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October 3, 1986

Patient Advocate or Secret Agent?

Author Affiliations

From The Center for Applied Biomedical Ethics at Rose Medical Center, Denver.

JAMA. 1986;256(13):1784-1785. doi:10.1001/jama.1986.03380130112038

IF THE physician fails to maintain the primacy of patient advocacy, he has failed his profession and his patient. The "negative" incentives to save money for prospective payment systems, a health maintenance organization, or a governmental socialized medical system are as bad as the "positive" incentives of a fee-for-service system to overtest or overtreat for physician aggrandizement. Physicians must practice on behalf of their patients. They cannot divide their loyalty, and I am concerned that this basic role is seriously threatened.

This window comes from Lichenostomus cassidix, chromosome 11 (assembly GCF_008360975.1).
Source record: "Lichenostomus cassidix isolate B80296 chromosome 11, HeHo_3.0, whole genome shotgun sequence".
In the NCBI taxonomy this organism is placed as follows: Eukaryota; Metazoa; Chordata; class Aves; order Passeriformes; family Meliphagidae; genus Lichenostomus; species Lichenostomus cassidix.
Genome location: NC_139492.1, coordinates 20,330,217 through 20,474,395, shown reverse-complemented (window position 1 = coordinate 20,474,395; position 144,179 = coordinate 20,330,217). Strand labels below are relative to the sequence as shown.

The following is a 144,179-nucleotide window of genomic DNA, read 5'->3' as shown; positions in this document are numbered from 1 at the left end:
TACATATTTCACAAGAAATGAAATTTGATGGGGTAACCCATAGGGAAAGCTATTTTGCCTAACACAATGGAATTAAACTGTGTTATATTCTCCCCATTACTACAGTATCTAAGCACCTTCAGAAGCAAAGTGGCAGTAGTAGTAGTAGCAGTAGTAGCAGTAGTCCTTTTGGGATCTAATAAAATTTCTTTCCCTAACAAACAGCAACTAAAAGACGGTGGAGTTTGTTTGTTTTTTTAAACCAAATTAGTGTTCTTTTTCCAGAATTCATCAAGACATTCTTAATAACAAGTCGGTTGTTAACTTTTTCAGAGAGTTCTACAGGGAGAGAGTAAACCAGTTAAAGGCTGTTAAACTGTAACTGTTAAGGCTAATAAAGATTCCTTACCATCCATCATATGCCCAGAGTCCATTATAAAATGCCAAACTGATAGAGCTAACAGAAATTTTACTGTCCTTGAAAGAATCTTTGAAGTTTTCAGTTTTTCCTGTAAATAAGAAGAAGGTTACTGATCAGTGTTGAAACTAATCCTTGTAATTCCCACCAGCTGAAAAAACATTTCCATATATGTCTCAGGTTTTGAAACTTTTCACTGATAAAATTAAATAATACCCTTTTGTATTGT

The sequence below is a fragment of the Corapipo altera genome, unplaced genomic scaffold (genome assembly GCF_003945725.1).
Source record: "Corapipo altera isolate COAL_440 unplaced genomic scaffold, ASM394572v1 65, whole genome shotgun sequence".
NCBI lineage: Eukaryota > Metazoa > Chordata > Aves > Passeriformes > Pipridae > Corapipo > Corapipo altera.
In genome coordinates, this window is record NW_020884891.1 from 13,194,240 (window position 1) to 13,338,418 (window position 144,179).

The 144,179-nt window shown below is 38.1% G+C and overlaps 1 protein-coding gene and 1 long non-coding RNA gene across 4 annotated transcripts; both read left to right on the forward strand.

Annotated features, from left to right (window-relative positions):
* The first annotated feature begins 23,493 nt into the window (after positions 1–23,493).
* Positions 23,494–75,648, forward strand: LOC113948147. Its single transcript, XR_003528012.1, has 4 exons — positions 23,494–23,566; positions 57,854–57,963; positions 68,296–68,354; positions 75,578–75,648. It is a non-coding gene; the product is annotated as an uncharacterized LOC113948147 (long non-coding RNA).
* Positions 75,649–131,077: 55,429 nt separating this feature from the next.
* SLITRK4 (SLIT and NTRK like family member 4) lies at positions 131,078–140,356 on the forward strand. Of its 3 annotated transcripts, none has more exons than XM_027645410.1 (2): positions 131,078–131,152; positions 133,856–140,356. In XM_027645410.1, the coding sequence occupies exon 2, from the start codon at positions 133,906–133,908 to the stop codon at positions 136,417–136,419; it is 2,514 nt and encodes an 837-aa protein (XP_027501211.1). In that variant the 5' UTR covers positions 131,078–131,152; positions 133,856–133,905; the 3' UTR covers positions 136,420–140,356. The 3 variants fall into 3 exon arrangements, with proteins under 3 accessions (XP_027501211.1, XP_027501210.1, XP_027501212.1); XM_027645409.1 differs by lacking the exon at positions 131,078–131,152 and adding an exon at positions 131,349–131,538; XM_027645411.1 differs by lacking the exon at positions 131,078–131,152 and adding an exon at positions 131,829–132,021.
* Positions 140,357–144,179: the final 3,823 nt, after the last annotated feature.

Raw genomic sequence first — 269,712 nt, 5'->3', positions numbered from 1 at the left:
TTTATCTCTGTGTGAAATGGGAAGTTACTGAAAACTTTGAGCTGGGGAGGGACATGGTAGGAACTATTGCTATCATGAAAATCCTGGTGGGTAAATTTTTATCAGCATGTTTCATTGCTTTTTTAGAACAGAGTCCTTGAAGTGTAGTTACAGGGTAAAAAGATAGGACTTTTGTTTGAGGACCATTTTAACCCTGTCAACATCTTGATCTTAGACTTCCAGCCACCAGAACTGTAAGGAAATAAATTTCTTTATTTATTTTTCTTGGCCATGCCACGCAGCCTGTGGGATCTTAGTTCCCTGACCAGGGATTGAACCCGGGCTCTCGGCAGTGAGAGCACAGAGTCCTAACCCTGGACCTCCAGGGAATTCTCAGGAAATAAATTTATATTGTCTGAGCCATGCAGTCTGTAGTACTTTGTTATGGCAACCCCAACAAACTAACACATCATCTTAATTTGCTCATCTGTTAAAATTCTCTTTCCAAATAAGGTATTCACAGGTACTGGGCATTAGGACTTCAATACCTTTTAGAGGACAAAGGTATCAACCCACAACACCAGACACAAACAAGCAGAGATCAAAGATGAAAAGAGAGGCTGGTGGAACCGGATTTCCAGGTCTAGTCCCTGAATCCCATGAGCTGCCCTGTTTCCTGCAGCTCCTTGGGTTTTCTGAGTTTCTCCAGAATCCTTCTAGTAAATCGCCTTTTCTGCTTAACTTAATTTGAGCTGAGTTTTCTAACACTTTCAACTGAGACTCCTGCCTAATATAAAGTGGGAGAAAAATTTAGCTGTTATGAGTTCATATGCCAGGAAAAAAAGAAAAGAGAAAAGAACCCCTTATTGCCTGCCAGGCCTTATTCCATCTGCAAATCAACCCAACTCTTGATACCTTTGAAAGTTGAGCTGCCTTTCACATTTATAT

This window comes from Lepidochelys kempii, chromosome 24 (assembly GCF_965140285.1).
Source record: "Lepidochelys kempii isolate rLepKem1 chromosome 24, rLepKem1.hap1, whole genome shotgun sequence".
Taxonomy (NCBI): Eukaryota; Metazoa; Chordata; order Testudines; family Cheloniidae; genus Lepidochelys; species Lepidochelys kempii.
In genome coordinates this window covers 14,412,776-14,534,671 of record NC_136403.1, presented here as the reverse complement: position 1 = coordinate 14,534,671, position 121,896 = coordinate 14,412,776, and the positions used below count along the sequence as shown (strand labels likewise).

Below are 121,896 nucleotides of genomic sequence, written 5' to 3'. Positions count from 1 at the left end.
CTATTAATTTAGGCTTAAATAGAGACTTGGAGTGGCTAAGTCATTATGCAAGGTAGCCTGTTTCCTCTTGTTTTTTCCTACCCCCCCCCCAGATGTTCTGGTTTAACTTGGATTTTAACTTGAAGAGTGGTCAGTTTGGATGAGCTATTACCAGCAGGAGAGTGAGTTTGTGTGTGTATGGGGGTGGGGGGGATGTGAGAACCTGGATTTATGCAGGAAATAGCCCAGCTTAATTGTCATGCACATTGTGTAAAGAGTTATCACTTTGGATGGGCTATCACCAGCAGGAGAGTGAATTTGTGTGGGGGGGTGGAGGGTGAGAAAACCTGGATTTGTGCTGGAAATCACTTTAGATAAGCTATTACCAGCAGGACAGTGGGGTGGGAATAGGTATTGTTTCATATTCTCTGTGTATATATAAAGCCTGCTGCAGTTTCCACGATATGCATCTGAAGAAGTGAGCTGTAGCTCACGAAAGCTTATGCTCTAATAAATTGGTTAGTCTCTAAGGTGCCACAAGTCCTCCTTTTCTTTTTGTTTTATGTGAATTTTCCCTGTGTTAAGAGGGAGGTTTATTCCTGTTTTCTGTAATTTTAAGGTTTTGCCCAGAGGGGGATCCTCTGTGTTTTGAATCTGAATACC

In view of rapid changes in the provision of medical care in our country, a recent case in England1 (the differences in jurisprudence and health care access) may be a distant early warning to us in the United States. I believe it illustrates a standard of consent adopted in England that differs substantially from the more complete disclosure in the United States. The English